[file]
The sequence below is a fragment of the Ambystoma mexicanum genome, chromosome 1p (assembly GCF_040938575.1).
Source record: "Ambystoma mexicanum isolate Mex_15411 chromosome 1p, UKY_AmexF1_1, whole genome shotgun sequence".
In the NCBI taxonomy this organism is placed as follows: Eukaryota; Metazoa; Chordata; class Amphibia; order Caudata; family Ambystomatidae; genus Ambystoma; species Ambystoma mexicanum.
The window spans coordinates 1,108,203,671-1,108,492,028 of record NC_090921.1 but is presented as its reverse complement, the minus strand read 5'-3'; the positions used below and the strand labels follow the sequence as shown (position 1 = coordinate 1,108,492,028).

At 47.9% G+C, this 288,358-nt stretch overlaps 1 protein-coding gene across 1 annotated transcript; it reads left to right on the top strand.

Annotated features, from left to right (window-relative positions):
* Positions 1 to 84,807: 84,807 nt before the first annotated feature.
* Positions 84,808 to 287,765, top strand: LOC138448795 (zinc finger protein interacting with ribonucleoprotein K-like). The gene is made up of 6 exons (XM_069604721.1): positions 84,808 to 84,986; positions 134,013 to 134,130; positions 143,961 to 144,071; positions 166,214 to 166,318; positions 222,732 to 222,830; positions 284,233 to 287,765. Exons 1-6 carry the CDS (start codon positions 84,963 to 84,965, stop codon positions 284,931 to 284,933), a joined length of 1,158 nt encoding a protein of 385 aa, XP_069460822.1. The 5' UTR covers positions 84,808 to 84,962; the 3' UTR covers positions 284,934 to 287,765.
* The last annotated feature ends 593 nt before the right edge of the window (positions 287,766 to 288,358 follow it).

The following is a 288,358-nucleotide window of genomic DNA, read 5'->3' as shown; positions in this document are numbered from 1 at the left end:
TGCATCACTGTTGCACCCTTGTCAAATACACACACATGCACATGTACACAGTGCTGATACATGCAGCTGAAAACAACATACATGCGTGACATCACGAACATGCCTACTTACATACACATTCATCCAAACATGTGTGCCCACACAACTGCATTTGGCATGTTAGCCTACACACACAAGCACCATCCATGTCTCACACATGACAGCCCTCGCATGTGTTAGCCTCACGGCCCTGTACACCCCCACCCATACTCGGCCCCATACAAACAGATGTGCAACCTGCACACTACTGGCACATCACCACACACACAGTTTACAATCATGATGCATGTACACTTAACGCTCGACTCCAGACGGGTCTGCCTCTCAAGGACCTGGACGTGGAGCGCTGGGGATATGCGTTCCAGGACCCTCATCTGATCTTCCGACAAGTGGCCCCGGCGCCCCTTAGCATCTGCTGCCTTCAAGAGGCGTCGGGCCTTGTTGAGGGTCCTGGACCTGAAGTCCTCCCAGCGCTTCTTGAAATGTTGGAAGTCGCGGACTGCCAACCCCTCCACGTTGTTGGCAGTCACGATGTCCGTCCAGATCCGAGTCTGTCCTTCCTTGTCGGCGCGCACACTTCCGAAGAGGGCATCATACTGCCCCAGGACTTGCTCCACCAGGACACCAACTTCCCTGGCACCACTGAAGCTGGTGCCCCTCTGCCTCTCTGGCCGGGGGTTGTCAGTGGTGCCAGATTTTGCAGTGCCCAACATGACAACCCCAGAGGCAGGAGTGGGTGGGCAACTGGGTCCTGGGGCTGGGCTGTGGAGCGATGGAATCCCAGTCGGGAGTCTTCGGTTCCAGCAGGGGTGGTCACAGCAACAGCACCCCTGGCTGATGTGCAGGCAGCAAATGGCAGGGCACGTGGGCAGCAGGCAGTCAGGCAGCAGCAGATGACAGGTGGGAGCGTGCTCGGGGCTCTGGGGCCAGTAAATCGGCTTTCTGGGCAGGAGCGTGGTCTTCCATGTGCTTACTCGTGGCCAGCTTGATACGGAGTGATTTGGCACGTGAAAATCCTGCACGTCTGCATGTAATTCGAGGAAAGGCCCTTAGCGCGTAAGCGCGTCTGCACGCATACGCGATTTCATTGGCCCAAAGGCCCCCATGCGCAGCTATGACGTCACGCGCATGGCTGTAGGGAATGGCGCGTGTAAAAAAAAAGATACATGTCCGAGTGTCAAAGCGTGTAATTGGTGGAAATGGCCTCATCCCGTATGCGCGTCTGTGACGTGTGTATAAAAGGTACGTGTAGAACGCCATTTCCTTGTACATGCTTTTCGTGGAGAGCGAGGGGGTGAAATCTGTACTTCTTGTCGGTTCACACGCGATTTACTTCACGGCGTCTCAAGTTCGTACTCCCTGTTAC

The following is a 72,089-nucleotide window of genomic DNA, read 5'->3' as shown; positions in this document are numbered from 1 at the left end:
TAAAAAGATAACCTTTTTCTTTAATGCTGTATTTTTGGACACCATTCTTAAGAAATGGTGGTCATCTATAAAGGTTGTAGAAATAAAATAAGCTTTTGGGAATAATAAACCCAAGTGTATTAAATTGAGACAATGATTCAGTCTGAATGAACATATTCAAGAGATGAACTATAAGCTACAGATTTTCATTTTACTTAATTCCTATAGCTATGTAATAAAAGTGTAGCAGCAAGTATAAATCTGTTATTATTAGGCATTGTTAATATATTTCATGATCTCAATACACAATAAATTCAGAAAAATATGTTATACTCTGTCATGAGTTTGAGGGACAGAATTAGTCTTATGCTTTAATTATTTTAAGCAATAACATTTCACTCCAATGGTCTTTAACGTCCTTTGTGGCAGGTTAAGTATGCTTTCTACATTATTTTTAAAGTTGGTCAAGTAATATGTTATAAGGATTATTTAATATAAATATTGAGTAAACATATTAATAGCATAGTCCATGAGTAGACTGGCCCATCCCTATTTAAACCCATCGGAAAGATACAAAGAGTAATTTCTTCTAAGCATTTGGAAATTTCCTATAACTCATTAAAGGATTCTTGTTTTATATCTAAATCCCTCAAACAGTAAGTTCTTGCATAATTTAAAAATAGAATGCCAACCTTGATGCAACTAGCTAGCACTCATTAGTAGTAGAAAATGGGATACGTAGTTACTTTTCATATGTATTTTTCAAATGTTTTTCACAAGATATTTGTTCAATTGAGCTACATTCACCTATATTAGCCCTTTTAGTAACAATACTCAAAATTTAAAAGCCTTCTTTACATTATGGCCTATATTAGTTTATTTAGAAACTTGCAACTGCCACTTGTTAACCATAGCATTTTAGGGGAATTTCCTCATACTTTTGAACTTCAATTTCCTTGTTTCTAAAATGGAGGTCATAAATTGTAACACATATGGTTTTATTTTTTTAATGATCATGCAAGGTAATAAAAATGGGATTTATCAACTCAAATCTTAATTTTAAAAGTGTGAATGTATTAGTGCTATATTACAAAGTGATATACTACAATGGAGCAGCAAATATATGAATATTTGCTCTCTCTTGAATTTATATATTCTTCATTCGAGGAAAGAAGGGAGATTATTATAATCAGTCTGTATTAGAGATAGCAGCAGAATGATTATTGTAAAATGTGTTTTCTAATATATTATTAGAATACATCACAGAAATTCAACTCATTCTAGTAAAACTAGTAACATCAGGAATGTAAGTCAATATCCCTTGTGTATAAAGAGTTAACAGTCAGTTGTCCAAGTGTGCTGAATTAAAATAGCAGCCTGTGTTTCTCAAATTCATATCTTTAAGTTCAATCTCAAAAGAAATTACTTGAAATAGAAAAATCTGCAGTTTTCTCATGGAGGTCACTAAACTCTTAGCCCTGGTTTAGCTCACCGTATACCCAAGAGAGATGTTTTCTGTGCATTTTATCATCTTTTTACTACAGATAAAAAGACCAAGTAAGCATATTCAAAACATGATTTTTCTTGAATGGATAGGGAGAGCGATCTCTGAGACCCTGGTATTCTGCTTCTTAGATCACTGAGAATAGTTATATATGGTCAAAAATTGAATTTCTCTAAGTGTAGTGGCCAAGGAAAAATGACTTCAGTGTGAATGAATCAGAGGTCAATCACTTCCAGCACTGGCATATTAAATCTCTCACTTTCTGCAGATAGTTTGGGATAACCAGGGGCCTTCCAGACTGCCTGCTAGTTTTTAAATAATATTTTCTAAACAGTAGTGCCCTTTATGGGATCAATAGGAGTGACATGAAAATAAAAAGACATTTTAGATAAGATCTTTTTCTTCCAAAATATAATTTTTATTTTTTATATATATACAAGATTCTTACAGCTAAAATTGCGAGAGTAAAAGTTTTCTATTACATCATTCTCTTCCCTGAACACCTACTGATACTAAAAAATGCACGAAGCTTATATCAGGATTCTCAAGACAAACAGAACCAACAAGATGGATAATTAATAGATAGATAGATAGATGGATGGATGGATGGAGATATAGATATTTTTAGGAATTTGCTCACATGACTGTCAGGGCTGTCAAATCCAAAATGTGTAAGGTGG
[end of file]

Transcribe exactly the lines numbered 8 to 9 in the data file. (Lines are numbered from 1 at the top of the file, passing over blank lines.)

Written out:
* Positions 84,808 to 287,765, top strand: LOC138448795 (zinc finger protein interacting with ribonucleoprotein K-like). The gene is made up of 6 exons (XM_069604721.1): positions 84,808 to 84,986; positions 134,013 to 134,130; positions 143,961 to 144,071; positions 166,214 to 166,318; positions 222,732 to 222,830; positions 284,233 to 287,765. Exons 1-6 carry the CDS (start codon positions 84,963 to 84,965, stop codon positions 284,931 to 284,933), a joined length of 1,158 nt encoding a protein of 385 aa, XP_069460822.1. The 5' UTR covers positions 84,808 to 84,962; the 3' UTR covers positions 284,934 to 287,765.
* The last annotated feature ends 593 nt before the right edge of the window (positions 287,766 to 288,358 follow it).